Late last week, thousands of Hamas and Islamic Jihad supporters rallied against Palestinian leaders who have spearheaded the Geneva Accord initiative. The majority of Israeli media outlets, which do not exactly excel when it comes to covering events in Palestinian society, chose to ignore these protests. Yet, the question of why the Geneva Accord frightens Palestinian extremists in the territories deserves scrutiny. And answers should also be furnished to Israeli critics of the draft agreement.
Today, a hard look at the facts allows one to conclude categorically that there is a genuine partner in the Palestinian leadership for the forging of a final status peace accord. In fact, these Palestinians are waiting for Israel to produce a partner.
A glance at the list of Palestinian figures who are promoting the Geneva initiative - Yasser Abed Rabbo, Hisham Abd al-Raziq, Mohammed Hourani, Qadura Fares - suffices to rebuff questions that have been aired regarding the status and clout of the delegates from the other side. These Palestinians, it bears mention, continually face stiff criticism. In threatening letters and incendiary speeches that refer to these Palestinian negotiators, they are accused of "betraying the refugees, and forsaking the right of return."
Every one of us harbors complaints and claims against the Palestinian leadership. Indeed, those who warn about the lack of credibility of those leaders and their inability to honor agreements, and also about the possible resumption of terror, deserve answers.
In this connection, the words of the late Yitzhak Rabin should be recalled: "Peace is made with enemies." The simple truth is that nobody could possibly furnish a list of more viable, efficient Palestinian partners.
This answer, however, is incomplete. The most compelling reply to questions about the credibility of the Palestinian leadership is this: We trust ourselves.
On the one hand, Israel maintains the strongest army in the region. Under the agreement, its air force planes can fly in the air space of the neighboring country, and it will operate intelligence warning stations in that country's heartland. For years after the signing of the agreement, Israel would deploy its soldiers in the Jordan Valley; and international peacekeepers would monitor compliance with the agreement within the state of Palestine.
On the other hand, the new state of Palestine would be demilitarized, divided into two regions, weak economically, and dependent upon the goodwill of its neighbors. So, under this scenario, who ought to be afraid of whom?
Nonetheless, for the sake of argument, let's imagine the worst-case scenario. First of all, the period stipulated by the agreement for Israeli withdrawal stretches over two and a half years; during this time, the Palestinians are to be scrutinized mainly for their efforts in the war on terror. Should they not put up a fight in that war, they will forfeit everything that the agreement promises them. And were terror to resume after the agreement is implemented, Israel's position would be solid - we would have carried out a unilateral withdrawal in compliance with an agreement, and with the backing of the international community. Under such circumstances, whoever might still long for the Casbah markets of Nablus, could return to them.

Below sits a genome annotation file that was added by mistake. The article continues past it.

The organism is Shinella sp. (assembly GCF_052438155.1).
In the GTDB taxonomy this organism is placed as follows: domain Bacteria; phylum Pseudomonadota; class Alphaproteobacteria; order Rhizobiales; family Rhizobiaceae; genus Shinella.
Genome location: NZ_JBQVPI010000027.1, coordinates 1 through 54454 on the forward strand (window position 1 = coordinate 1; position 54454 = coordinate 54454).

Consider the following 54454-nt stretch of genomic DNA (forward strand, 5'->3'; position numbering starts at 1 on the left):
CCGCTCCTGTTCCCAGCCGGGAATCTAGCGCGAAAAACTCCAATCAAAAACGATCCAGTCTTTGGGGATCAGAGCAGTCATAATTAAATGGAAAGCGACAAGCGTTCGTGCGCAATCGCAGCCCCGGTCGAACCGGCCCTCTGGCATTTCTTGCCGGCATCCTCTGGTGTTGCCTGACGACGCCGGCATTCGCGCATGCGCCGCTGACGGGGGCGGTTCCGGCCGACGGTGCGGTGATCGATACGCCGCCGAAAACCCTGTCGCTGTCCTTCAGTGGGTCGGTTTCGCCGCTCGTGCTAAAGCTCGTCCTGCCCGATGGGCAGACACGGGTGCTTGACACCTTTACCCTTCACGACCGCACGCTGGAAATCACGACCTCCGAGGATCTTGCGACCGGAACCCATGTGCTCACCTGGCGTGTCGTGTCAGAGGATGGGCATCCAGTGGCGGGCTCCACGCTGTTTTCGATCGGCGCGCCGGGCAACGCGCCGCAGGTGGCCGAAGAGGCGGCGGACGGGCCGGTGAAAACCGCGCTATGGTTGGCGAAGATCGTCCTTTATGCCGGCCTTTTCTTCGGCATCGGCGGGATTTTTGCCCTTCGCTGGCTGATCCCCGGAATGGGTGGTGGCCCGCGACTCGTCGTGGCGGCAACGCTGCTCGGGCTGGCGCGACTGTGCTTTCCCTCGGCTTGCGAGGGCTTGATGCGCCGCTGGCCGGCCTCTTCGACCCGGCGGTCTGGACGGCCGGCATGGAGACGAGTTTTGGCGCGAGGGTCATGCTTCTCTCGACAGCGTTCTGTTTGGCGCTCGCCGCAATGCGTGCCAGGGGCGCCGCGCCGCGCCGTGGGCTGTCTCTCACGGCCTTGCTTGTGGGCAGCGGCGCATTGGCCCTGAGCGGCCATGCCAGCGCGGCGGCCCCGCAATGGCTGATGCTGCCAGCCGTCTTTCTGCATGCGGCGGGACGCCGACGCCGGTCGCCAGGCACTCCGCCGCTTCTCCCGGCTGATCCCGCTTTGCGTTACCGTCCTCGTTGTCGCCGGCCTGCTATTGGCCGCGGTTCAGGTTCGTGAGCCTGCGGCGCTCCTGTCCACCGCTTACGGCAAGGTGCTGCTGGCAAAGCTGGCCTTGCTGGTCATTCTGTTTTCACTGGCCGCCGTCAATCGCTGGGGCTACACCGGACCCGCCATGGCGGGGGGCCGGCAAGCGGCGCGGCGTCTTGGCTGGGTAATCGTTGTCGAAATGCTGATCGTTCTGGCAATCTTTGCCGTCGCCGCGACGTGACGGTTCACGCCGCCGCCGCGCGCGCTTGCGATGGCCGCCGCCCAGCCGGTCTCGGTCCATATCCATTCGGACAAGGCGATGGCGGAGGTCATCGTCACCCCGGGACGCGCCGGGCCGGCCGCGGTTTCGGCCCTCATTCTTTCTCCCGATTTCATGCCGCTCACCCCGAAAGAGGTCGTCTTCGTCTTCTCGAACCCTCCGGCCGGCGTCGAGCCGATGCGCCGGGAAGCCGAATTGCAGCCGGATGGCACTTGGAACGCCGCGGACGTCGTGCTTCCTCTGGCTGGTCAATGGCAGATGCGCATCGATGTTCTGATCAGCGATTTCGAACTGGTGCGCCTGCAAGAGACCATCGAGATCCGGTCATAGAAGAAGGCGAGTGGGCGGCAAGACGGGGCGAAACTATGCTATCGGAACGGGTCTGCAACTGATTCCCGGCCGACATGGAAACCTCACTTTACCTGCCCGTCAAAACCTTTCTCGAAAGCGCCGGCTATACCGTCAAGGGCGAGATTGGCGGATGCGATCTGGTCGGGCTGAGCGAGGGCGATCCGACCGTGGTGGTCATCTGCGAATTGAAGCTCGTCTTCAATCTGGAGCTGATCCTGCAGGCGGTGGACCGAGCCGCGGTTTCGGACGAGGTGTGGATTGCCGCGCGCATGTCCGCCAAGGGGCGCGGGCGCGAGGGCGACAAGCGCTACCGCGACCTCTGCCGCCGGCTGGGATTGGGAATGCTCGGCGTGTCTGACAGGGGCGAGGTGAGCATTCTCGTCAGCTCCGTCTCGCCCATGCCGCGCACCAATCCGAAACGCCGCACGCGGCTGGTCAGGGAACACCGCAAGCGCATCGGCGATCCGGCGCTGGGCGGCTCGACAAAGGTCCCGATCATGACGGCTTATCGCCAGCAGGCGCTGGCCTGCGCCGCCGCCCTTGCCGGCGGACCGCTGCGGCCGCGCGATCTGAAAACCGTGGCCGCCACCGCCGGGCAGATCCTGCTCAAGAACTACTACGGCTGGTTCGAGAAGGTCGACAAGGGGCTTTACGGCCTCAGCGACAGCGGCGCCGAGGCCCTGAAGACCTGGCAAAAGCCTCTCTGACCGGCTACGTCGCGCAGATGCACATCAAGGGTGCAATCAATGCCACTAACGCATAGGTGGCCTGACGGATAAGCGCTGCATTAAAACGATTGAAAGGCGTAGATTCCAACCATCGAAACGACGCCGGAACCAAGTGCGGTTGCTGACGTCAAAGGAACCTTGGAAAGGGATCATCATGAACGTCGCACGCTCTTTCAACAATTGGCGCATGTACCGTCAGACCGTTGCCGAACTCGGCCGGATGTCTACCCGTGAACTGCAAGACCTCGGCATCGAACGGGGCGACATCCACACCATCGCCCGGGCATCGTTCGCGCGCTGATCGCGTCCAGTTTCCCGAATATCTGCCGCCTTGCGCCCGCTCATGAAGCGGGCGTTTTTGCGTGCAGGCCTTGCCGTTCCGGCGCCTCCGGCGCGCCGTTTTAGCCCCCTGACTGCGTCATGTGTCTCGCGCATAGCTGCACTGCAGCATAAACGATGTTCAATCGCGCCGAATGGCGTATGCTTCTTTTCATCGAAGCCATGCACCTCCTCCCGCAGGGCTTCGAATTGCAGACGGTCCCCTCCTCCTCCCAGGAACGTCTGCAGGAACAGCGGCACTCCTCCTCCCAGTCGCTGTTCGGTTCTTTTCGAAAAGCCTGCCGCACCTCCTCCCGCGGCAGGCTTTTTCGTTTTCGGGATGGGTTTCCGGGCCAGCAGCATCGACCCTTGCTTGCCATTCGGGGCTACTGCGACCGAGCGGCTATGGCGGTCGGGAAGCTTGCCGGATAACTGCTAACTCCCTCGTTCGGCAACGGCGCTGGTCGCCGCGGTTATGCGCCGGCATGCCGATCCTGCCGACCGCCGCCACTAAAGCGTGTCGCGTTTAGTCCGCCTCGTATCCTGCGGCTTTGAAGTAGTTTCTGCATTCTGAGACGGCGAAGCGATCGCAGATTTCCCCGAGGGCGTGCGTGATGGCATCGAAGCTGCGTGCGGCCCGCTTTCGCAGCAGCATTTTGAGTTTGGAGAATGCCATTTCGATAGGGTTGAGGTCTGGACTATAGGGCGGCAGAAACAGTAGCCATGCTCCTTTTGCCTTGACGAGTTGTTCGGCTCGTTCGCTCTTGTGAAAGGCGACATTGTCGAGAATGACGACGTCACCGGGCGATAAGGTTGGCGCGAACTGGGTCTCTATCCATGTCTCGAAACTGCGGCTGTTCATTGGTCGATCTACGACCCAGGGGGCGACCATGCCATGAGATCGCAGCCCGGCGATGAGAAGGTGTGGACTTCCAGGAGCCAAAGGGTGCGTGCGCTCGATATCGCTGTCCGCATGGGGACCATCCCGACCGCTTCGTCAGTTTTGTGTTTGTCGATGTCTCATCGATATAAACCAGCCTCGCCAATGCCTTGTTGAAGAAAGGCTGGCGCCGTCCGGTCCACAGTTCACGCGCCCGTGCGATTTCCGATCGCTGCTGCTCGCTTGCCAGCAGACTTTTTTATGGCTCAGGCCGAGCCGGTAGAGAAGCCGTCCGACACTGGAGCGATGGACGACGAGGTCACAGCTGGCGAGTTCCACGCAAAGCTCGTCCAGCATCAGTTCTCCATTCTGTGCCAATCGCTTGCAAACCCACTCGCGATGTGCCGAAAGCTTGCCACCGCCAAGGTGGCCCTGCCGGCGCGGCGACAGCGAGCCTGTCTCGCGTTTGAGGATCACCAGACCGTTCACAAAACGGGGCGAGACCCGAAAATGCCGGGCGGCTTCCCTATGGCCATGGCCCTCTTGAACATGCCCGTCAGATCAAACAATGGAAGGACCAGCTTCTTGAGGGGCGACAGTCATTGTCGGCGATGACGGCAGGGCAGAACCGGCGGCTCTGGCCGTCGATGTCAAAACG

The Geneva Accord incorporates the most important lesson that was learned during the Oslo process. Oslo was referred to as a measured, incremental process. Today it is clear that one can't leap into the water in stages. Only a final status agreement, after which neither side can legitimately retain claims against the other, can build up confidence, and lead to a new reality.
The makers of the Oslo process were afraid to talk about settlements, Jerusalem, refugees - and even about a Palestinian state. The lesson was learned. The Geneva document that has been presented to the public is a model that proves there is a partner with whom all of the problems can be solved, and, indeed, that ultimately all of the problems are soluble in a way that guarantees Israel's existence as a strong, Jewish, democratic state.
Most of us, on the right and the left, understand that a genuine final status agreement will closely resemble the Geneva model. It was Ehud Barak, one of the most vehement critics of the Geneva document, who said the main frames of the future peace agreement are well known, and so the only remaining question is how many people have to die before it is finalized.
Replying to the doomsday prophets, the Geneva Accord negotiators can hardly promise the moon. Whether or not a New Middle East can be created is open to doubt; but the accord would clearly make a New Israel.
Nobody has a guarantee that this is the best way to attain peace. But while the public and its leaders might too often forget it, we are beholden to the biblical commandment, which enjoins us to "seek and pursue peace."
The writer was press spokesman for prime minister Ehud Barak, and today directs the Peace Through Education company, which promotes the Geneva Accord initiative.
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